The only officials present were four armed forces servicemen and two officials from the bus company contracted to transport the trainees, Setugas Niaga Sdn Bhd. Parents on their own initiative assembled the trainees at the nearby Batu Caves multi-purpose hall around 9am.

An army official said many had misunderstood their instructions on where to go.

"It was stated in the letters that pick-up points for trainees heading for camps in Selangor would be at Batu Caves, while those bound for camps outside the State should go to Stadium Bukit Jalil," he said.

There was also confusion at Bukit Jalil, where a massive traffic jam had built up.

At the 2.5-acre Bina Semangat Camp, fewer than half of the 950 trainees expected had arrived by noon as scheduled.

One disgruntled parent, Ahmad Abdullah, said the co-ordination of the buses was inefficient.

"Despite having 13 buses bound for a certain destination, they tell us that only two buses can be filled at one time," he said.

Another parent said the number of pick-up points should be increased to prevent overcrowding.

In Seremban, about 100 disgruntled parents and trainees were stranded for more than three hours at the bus terminal.

Most of the trainees did not have documents or letters from the National Service Department notifiying them of where they had been posted and where they would be picked up.

Several students said they only learned of their pick-up points via the department's telephone hotline and short messaging service.

Deputy Education Minister Datuk Hon Choon Kim, who had come to send off the trainees, tried to pacify the parents and made several phone calls to the NS department to notify them of the problem.

In Penang, 15 trainees found their names not listed, while some 60 others did not turn up, said Setugas Niaga spokesperson Elaine Aeria.

In Ipoh, signboards to guide trainees were glaringly absent.

Cars were indiscriminately parked without proper traffic supervision at the Indera Mulia Stadium, one of seven pick-up points in Perak.

In Kuala Terengganu, 1,400 teenagers waited nearly three hours for counters to open for registration.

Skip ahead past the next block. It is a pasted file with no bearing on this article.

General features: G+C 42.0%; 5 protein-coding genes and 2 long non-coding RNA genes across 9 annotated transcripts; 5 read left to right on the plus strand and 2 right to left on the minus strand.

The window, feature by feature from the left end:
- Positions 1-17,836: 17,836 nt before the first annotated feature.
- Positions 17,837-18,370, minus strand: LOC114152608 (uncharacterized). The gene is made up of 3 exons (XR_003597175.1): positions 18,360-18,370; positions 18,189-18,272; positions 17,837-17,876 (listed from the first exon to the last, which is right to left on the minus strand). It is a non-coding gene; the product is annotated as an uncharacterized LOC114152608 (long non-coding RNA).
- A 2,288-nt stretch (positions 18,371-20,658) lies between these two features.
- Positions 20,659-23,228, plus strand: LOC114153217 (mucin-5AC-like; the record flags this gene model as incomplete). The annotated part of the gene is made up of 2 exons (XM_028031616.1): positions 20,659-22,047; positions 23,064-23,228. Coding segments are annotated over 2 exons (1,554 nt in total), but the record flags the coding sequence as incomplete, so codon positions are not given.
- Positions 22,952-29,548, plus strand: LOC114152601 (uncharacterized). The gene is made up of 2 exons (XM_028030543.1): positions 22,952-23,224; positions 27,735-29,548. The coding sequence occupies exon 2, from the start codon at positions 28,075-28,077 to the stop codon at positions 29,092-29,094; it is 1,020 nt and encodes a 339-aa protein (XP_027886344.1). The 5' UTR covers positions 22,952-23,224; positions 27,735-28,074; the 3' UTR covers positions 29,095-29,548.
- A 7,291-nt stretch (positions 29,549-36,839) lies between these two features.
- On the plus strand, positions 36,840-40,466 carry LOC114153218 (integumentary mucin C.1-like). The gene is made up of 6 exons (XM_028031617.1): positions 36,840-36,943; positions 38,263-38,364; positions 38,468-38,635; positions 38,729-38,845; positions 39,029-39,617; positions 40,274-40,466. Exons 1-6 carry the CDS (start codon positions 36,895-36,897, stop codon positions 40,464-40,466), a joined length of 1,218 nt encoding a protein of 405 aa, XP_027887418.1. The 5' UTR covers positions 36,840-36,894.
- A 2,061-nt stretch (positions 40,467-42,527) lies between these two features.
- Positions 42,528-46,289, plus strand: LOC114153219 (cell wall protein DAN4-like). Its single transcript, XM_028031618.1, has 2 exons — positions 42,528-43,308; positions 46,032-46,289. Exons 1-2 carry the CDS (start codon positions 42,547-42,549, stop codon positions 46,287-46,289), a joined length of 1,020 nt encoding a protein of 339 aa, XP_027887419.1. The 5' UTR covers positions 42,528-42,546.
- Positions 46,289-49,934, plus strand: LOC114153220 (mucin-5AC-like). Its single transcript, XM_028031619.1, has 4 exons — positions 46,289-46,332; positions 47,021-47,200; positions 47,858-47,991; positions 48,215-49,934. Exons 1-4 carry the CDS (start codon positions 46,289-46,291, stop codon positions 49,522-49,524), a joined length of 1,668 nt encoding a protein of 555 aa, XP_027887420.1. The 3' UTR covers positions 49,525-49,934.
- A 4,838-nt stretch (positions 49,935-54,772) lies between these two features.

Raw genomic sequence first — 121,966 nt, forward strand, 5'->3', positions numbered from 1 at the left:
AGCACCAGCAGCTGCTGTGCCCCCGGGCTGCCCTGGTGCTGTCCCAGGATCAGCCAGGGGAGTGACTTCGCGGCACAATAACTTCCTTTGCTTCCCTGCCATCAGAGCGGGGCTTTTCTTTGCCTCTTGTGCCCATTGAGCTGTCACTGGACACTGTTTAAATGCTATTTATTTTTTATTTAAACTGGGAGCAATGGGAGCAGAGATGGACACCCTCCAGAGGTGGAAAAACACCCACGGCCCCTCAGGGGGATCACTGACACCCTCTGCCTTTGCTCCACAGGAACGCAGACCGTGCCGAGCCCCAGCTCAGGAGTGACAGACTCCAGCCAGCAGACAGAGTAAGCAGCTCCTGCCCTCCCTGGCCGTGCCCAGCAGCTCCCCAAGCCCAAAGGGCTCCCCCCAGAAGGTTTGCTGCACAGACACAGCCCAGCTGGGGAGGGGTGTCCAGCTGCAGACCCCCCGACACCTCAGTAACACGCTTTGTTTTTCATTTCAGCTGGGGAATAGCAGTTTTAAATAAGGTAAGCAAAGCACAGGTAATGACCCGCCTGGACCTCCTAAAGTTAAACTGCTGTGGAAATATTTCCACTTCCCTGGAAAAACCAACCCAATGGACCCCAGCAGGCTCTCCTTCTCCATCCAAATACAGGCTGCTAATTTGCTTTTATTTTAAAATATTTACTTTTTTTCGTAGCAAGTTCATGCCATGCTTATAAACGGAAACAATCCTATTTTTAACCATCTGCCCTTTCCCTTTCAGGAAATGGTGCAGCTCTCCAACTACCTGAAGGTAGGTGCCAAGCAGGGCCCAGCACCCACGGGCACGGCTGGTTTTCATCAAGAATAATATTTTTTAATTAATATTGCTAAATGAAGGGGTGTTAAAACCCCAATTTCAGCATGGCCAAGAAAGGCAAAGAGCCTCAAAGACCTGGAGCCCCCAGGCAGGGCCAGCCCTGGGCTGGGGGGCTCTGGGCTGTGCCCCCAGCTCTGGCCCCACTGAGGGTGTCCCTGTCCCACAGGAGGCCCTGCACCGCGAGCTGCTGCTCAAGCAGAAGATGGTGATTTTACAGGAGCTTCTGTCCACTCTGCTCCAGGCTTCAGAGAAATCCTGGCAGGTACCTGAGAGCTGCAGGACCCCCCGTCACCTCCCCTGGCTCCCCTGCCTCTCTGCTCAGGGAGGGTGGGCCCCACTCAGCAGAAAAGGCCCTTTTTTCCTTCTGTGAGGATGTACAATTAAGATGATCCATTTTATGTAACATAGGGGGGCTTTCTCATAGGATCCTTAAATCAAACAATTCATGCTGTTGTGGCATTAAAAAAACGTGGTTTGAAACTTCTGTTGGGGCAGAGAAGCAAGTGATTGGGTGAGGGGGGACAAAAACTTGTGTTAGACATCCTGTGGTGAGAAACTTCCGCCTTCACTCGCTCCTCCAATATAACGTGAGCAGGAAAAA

Wan Izzah Wan Shamsuddin, of Kampung Wakaf Mempelam, said she was among the first few who arrived at Sultan Ismail Nasiruddin Shah stadium at 6am.

"It was nearly six hours before the first bus finally headed for Mersing," she said.

In Kuching, more than 1,000 trainees turned up at the State Indoor Stadium today, where only 828 were expected. They came from Kuching and Samarahan districts.

More than 300 trainees from Sibu, Mukah and Kapit Divisions showed up at the Sibu New Bus Terminal yesterday, instead of today.

The situation was not as bad elsewhere, however.

In Kuantan, trainees registered with few problems. The first batch of trainees turned out at the Agro Resort Sungai Semuji, one of five camps in the State.

Camp director Kol (Rtd) Kamarulzaman Ismail said 681 trainees were slated for the camp but only 627 — 323 boys and 304 girls — would be at the camp as 54 trainees had been allowed to postpone their service.

In Kuala Lumpur, at KL Sentral station this morning, 53 trainees from Kuala Lumpur and Selangor began their journey to Kem Junaco Park in Sibu, Sarawak. Only 13 trainees did not show up.

© Copyright 2004 The New Straits Times Press (M) Berhad. All rights reserved.

Thursday, February 12, 2004

Kasitah charged with corruption, cheating

The Star

KUALA LUMPUR: Land and Cooperative Development Minister Tan Sri Kasitah Gaddam was charged in the Sessions Court in Kuala Lumpur Thursday with a corruption and a cheating charge involving Sapi Plantation Sdn Bhd shares held by the Sabah Land Development Board.

He pleaded not guilty to committing the offences in 1996 in his capacity as executive chairman of Board.

Kasitah is alleged to have used his position for his financial gain by taking part in deliberations to approve a proposal for the sale of 16.8 million shares held by the Board in Sapi Plantantation to Briskmark Enterprise Sdn Bhd, where he was promised 3.36 million shares in Sapi Plantations.

He is alleged to have committed the offence at the Forum Meeting Room in the Fairlane Hotel here on Oct 22, 1996.

The charge, under Section 2 (1) of the Emergency (Essential Powers) Ordinance No 22 1970, carries a maximum jail term of 14 years and a maximum fine of RM20,000, or both, on conviction.

He faces a second charge of allegedly deceiving the Board, at the same time and place, by concealing the offer by PPB Oils Palms Sdn Bhd to provide five PBB Oil shares for each Sapi Plantation shares in the proposals by PBB Oils to be listed on the KLSE main board.

Kasitah, represented by Datuk Muhammad Shafee Abdullah, was charged under Section 417 of the Penal Code, which carries a maximum jail term of five years, or fine, or both upon conviction.

Judge Rosenani Abdul Rahman granted him bail of RM1mil.

Wasli Mohd Said charged on five counts of corruption

KOTA KINABALU: Former Sabah Land Development Board general manager Datuk Wasli Mohd Said was charged in the Sessions Court at 11.15am Thursday on five counts of corruption.